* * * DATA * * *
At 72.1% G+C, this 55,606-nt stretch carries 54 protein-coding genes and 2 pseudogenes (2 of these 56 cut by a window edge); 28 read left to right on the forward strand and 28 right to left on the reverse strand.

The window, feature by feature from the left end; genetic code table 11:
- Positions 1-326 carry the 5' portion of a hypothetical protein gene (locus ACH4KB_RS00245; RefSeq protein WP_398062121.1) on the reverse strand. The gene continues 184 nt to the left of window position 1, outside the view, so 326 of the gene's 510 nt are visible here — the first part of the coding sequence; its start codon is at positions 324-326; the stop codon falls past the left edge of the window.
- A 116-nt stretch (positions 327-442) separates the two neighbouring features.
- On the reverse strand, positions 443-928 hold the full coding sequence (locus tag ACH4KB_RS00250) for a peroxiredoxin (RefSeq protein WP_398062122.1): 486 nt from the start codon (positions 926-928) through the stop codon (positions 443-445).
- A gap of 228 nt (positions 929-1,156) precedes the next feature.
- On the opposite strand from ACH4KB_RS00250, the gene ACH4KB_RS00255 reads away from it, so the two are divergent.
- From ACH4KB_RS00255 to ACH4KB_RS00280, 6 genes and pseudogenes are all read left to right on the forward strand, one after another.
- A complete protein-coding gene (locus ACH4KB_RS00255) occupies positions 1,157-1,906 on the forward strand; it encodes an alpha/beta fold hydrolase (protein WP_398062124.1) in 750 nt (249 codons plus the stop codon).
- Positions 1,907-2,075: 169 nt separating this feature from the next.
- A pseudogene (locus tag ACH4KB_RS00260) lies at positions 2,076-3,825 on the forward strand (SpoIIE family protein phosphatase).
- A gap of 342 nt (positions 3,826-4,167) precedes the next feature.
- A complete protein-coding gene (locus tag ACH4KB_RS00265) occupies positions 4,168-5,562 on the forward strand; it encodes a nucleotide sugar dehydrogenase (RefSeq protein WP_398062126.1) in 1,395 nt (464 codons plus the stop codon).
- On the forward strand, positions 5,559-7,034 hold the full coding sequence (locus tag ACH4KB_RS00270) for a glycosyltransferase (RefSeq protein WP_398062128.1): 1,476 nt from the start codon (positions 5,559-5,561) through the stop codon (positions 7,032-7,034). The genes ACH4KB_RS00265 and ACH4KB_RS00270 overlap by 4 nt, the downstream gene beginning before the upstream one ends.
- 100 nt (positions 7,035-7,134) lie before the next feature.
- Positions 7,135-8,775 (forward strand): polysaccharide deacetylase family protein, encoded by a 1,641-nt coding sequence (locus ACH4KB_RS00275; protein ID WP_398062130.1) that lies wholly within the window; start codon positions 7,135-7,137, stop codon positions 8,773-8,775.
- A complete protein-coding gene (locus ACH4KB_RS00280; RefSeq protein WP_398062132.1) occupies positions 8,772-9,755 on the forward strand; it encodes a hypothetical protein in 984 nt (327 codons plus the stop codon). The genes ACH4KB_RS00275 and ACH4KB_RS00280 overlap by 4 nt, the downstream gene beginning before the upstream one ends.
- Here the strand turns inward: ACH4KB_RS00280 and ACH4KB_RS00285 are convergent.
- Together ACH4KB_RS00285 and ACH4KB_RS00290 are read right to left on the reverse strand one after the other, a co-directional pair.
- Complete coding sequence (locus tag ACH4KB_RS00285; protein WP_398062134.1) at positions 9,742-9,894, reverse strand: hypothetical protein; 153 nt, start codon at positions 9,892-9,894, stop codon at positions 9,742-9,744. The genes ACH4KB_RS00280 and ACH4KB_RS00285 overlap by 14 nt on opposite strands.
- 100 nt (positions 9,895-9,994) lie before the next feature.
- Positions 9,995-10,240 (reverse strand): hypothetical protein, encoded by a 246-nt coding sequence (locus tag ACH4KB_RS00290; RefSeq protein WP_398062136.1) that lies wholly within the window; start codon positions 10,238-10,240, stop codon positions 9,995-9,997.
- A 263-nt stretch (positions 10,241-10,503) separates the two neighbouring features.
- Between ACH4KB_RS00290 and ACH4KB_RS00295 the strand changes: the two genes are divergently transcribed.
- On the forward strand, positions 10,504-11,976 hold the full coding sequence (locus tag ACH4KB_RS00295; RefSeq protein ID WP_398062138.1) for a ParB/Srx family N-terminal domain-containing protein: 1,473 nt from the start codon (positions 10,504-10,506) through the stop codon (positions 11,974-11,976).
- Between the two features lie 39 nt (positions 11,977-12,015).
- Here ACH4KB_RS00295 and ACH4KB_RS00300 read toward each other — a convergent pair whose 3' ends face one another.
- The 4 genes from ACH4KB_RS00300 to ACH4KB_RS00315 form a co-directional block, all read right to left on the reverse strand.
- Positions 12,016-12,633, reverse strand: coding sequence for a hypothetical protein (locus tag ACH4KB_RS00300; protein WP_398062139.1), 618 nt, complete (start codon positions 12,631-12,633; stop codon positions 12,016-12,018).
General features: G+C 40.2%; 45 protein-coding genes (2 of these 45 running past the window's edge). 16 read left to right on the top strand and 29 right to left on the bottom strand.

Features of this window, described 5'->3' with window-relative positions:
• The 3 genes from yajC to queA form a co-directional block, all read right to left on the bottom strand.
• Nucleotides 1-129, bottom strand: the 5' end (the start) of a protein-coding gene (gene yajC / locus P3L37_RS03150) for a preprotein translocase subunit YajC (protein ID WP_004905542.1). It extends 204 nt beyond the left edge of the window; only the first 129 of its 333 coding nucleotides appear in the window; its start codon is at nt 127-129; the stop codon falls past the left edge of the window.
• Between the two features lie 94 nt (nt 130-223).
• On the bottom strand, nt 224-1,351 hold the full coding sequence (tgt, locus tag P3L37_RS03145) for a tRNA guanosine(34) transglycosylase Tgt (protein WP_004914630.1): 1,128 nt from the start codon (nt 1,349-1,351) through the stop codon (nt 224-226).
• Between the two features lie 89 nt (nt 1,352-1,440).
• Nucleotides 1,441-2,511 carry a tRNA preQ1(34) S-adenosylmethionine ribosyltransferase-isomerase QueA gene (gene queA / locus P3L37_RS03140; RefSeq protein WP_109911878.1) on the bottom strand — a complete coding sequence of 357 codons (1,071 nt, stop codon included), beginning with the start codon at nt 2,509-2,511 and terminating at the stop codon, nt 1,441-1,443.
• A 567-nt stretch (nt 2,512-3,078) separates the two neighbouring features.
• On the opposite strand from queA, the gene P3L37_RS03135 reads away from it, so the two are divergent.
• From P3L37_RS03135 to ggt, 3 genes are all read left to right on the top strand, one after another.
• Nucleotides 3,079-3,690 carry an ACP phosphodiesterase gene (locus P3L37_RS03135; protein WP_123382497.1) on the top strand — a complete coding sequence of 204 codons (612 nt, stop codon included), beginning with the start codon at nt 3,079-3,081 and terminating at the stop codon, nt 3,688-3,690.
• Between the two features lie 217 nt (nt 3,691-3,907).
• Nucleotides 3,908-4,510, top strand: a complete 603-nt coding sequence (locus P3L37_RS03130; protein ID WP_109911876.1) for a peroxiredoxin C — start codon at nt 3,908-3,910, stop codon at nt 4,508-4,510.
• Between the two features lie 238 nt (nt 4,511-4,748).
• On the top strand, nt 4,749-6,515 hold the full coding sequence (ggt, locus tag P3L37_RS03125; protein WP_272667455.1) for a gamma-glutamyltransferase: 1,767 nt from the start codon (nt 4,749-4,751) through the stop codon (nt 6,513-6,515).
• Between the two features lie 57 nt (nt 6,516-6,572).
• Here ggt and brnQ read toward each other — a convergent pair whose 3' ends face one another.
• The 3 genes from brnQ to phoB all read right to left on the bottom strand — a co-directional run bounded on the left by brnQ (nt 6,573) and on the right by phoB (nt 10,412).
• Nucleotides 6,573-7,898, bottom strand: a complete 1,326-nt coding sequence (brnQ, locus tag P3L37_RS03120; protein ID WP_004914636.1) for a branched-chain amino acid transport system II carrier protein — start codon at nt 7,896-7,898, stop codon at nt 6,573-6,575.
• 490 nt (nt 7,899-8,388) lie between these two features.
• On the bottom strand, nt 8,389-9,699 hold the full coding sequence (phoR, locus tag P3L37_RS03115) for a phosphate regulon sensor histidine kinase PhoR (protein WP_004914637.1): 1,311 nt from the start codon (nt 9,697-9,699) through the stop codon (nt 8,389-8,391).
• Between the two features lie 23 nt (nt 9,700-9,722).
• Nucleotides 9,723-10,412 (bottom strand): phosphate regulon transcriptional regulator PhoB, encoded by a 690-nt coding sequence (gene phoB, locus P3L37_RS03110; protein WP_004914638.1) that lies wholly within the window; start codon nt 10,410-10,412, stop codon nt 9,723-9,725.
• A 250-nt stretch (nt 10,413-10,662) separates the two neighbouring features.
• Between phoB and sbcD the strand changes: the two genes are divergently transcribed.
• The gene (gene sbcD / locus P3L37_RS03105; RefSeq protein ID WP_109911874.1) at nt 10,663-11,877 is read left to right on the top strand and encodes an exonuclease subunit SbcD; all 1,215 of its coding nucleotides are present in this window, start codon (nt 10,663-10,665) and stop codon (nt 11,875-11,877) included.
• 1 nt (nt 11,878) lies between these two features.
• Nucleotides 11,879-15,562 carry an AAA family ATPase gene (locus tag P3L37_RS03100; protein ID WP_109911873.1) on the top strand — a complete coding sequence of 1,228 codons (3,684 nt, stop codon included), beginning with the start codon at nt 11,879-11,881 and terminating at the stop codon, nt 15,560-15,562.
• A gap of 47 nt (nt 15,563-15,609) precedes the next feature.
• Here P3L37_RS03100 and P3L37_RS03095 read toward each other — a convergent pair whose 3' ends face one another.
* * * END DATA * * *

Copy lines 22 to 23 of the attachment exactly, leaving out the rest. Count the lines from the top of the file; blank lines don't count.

- Positions 9,995-10,240 (reverse strand): hypothetical protein, encoded by a 246-nt coding sequence (locus tag ACH4KB_RS00290; RefSeq protein WP_398062136.1) that lies wholly within the window; start codon positions 10,238-10,240, stop codon positions 9,995-9,997.
- A 263-nt stretch (positions 10,241-10,503) separates the two neighbouring features.